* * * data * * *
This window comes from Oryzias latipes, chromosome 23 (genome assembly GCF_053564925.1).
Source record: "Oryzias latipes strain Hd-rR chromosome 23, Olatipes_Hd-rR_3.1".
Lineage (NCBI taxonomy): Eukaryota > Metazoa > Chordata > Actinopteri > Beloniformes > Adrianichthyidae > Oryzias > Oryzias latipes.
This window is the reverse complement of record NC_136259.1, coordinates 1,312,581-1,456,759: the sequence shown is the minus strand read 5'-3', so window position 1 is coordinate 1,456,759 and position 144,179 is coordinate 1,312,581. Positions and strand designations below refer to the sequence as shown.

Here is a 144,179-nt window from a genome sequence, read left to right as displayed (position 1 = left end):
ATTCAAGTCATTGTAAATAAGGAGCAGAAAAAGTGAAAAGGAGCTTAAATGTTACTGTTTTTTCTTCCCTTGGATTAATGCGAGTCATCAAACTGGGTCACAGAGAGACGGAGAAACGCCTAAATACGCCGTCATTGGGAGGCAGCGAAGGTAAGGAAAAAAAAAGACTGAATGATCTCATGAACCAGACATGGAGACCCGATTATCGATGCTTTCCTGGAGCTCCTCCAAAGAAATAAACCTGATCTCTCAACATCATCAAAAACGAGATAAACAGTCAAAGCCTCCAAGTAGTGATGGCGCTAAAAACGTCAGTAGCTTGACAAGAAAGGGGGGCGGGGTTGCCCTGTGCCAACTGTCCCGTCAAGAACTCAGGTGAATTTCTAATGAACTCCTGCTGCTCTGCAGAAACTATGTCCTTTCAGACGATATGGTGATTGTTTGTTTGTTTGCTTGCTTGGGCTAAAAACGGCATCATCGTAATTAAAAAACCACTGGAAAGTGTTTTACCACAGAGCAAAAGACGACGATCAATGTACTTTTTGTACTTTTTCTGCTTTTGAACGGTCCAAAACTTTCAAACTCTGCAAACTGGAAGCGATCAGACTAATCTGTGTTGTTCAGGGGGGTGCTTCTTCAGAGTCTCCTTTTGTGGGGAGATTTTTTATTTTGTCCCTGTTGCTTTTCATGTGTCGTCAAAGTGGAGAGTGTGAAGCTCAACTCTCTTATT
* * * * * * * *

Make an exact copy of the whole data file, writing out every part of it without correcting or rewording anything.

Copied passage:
This window comes from Oryzias latipes, chromosome 23 (genome assembly GCF_053564925.1).
Source record: "Oryzias latipes strain Hd-rR chromosome 23, Olatipes_Hd-rR_3.1".
Lineage (NCBI taxonomy): Eukaryota > Metazoa > Chordata > Actinopteri > Beloniformes > Adrianichthyidae > Oryzias > Oryzias latipes.
This window is the reverse complement of record NC_136259.1, coordinates 1,312,581-1,456,759: the sequence shown is the minus strand read 5'-3', so window position 1 is coordinate 1,456,759 and position 144,179 is coordinate 1,312,581. Positions and strand designations below refer to the sequence as shown.

Here is a 144,179-nt window from a genome sequence, read left to right as displayed (position 1 = left end):
ATTCAAGTCATTGTAAATAAGGAGCAGAAAAAGTGAAAAGGAGCTTAAATGTTACTGTTTTTTCTTCCCTTGGATTAATGCGAGTCATCAAACTGGGTCACAGAGAGACGGAGAAACGCCTAAATACGCCGTCATTGGGAGGCAGCGAAGGTAAGGAAAAAAAAAGACTGAATGATCTCATGAACCAGACATGGAGACCCGATTATCGATGCTTTCCTGGAGCTCCTCCAAAGAAATAAACCTGATCTCTCAACATCATCAAAAACGAGATAAACAGTCAAAGCCTCCAAGTAGTGATGGCGCTAAAAACGTCAGTAGCTTGACAAGAAAGGGGGGCGGGGTTGCCCTGTGCCAACTGTCCCGTCAAGAACTCAGGTGAATTTCTAATGAACTCCTGCTGCTCTGCAGAAACTATGTCCTTTCAGACGATATGGTGATTGTTTGTTTGTTTGCTTGCTTGGGCTAAAAACGGCATCATCGTAATTAAAAAACCACTGGAAAGTGTTTTACCACAGAGCAAAAGACGACGATCAATGTACTTTTTGTACTTTTTCTGCTTTTGAACGGTCCAAAACTTTCAAACTCTGCAAACTGGAAGCGATCAGACTAATCTGTGTTGTTCAGGGGGGTGCTTCTTCAGAGTCTCCTTTTGTGGGGAGATTTTTTATTTTGTCCCTGTTGCTTTTCATGTGTCGTCAAAGTGGAGAGTGTGAAGCTCAACTCTCTTATT